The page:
Motorcycle Drive-By:Part I            

Kyle’s Note: This is an excerpt of a draft from a chapter of my forthcoming memoir previously seen only by the hardy few who may have come across it on this site in February.

I will publish subsequent excerpts from the chapter over the following few days. Please share any thoughts with me and enjoy this largely untold story…

Gall-Wright-Busch: The Three Amigos. In 1995, they led ‘Bash in a sweep of the top five spots within a tough regional meet in Michigan. They did it while wearing tiny red shorts in a blizzard, charging through shin-deep ice water in places. They went on to place 3rd in the NCAA Division III Cross Country Championship. The previous year they’d placed 4th in the nation. All three earned All-America status, meaning they each placed within the Top 35 runners at the national championship race. These guys were tough.

Sometime after graduation the Three Amigos moved out to Wyoming to train in the mountains at high altitude. They soon put out an open invitation for all current Wabash College cross runners to train with them out west during the summer months. I first took them up on this offer in the summer of ’98. For the first time, I touched down in Denver, Colorado’s new airport and was whisked away to Laramie, Wyoming. I vaguely remember my chauffeur being Roy Early, a very odd Wabash grad who’d also gone west along with teammate Jason Brant & his girlfriend. I’d be staying in a spare bedroom in that couple’s apartment.

My first day in Wyoming, I remember the independent vibe of a quiet, relaxed downtown. The abnormally wide neighborhood streets were lined with well-maintained homes. A group of us went into a shallow creek near downtown and any plan I had of maintaining a low-profile in cowboy country went out the window the second I got into that water. Swarms of the most aggressive mosquitoes ever encountered all landed directly onto my back and began sucking the lifeblood from me. As we attempted swatting away the aggressors, runners all around me began to shriek as they looked at my back: Masses of red welts covered me. “That’s the grossest thing I’ve ever seen,” someone said (possibly Early). Someone busted out a camera to record the moment for posterity. I had arrived—and embarrassed myself, yet again.

The memories are still clear and so many summoned at will, even more than seventeen years later: those cold, early morning drives in the back of someone’s truck (I really cannot remember whose—but was it Wright’s?) past the bucolic campus of the nearby University of Wyoming and outside town to train on the Happy Jack trail; walking over to Gall’s apartment, upstairs in a big white house, to visit with him and his exceedingly affectionate and accomplished running dog, Butch; all-you-can-eat taco nights at a nearby bar. I did not fully realize it at the time, but my training partners and I were living within a golden age of our running lives.

I never saw Wright much. I remember us having to whisper at around 8 p.m. in broad daylight while visiting the apartment where he was living. His dedication to running was such that he went to bed at a time on a perfect summer evening when other 20-somethings were just thinking of where to have cocktails. He needed to sleep early in order to be up around 0400 to train. He then had to rush off to a factory to be at work by something like 0630 or so.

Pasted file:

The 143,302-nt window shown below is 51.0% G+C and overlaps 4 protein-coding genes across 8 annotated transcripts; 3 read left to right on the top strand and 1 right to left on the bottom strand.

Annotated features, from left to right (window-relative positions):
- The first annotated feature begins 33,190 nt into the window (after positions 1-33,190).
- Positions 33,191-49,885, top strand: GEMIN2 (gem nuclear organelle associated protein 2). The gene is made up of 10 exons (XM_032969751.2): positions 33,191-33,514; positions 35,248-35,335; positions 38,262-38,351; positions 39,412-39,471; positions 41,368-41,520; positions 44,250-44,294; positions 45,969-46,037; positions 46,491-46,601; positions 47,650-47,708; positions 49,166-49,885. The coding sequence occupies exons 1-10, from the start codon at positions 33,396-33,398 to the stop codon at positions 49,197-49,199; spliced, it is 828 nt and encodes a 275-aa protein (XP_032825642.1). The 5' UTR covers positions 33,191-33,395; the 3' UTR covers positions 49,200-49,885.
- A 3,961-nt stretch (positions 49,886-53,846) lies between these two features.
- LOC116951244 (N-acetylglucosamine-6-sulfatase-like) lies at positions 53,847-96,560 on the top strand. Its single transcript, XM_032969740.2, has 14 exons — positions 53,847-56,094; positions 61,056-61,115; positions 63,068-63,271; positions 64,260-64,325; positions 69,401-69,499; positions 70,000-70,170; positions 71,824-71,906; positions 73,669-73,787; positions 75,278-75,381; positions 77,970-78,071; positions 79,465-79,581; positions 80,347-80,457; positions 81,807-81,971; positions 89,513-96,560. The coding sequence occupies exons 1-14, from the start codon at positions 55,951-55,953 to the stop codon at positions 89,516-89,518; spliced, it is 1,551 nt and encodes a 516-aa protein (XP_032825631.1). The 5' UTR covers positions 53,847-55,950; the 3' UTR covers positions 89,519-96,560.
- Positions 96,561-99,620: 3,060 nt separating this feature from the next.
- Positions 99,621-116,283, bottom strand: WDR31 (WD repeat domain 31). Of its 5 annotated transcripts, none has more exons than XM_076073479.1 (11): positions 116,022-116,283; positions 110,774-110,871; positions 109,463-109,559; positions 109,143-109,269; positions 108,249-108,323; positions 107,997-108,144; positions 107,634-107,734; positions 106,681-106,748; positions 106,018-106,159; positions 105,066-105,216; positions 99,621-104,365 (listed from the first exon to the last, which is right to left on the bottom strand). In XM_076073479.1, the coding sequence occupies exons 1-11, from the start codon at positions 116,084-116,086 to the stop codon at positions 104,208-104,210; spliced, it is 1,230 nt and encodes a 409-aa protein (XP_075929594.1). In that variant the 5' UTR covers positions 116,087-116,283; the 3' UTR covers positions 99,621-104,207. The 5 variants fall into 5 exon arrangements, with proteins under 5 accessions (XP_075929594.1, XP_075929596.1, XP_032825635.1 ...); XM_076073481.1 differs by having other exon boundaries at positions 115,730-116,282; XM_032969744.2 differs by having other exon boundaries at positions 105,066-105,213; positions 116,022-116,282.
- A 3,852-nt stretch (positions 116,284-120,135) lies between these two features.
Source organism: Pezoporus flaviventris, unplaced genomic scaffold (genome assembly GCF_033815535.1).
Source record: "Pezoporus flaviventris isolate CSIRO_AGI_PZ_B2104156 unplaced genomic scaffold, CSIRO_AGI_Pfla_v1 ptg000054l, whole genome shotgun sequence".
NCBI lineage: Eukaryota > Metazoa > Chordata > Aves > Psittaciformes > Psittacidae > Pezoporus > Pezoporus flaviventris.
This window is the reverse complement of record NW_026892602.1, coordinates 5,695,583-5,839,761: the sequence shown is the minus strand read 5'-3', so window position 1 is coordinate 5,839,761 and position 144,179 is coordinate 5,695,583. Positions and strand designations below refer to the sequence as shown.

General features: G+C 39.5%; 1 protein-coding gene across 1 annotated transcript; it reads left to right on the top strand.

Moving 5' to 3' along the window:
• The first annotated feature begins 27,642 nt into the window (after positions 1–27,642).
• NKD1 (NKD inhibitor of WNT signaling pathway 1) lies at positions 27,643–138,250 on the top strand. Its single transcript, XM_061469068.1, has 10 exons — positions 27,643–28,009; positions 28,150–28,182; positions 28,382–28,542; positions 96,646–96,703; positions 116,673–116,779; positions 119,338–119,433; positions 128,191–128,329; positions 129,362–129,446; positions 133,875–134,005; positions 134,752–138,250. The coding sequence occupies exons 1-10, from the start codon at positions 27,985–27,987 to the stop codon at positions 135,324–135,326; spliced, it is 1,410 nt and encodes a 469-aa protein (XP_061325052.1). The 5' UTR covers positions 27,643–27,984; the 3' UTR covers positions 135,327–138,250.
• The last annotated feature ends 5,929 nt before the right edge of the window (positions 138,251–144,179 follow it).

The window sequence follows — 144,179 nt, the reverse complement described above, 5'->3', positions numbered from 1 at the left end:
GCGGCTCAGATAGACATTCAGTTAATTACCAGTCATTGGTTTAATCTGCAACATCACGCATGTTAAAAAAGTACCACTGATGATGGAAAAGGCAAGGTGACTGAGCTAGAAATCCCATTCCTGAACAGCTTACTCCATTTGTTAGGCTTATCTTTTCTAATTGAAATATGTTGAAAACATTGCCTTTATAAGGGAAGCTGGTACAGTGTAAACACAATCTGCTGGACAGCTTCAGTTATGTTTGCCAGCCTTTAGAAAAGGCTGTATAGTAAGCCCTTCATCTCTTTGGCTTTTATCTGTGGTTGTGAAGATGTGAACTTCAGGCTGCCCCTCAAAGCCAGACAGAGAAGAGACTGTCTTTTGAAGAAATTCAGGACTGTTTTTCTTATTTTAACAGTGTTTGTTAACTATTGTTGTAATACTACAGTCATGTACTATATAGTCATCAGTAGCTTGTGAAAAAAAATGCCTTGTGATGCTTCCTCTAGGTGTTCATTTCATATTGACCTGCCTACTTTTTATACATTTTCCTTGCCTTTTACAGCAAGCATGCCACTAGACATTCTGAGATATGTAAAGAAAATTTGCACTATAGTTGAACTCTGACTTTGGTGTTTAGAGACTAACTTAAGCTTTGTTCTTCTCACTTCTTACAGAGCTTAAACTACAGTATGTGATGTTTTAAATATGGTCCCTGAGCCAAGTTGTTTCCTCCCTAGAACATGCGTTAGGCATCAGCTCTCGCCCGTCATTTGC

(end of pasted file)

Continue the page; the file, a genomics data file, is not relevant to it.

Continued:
I remember running with him at least once during my month in Wyoming. His long blonde hair flowed as naturally during the run as his stride. He seemed quiet to me, at least on that day. And he was known to be so strong, so tough, that I was nervous about attempting to engage with him. He exuded a competitive fierceness.

Jeremy Wright. He won the 1998 Pikes Peak Ascent in 2:26:48, beating guys who’d spent their whole lives at altitude as he grew up on the plains of Indiana. According to the Pikes Peak Marathon website, this is a race that has an elevation gain (start to summit) of 7,815 feet. The start is at 6,300 feet and the summit is 14,115 feet. Average grade of the Ascent is 11%. In 1999, Wright went back and won the Ascent in 2:18:32, beating the second place finisher from Boulder by nearly five minutes [Wright also finished 3rd at the Ascent in ’97 and 2nd in 2000]. He also won the Vail Hill Climb and many snowshoe races, which is a pretty big deal out west during the long winter months.

Everything he and Gall did was extreme—riding motorcycles fast through  passes, carrying mountain bikes over their heads as they swam across a river—frigid water up to their necks[1], running straight up and down mountain trails so steep I thought for sure I’d break my neck when they brought me down one with them. It was no surprise to me that just a year or so after this, Wright made the United States Mountain Running Team. As written about in Running Times (5/01/05), he competed in the Mountain Running World Championships from 1997–1999 and 2002, racing in the CzechRepublic, Reunion, Malaysia, and Italy.

Part II on Thursday!

2 Comments Add yours

  1. John Fischer says:

    Wonderful. Elegant prose.


    1. Thank you so much, Professor Fischer. This is a huge compliment that I appreciate greatly.


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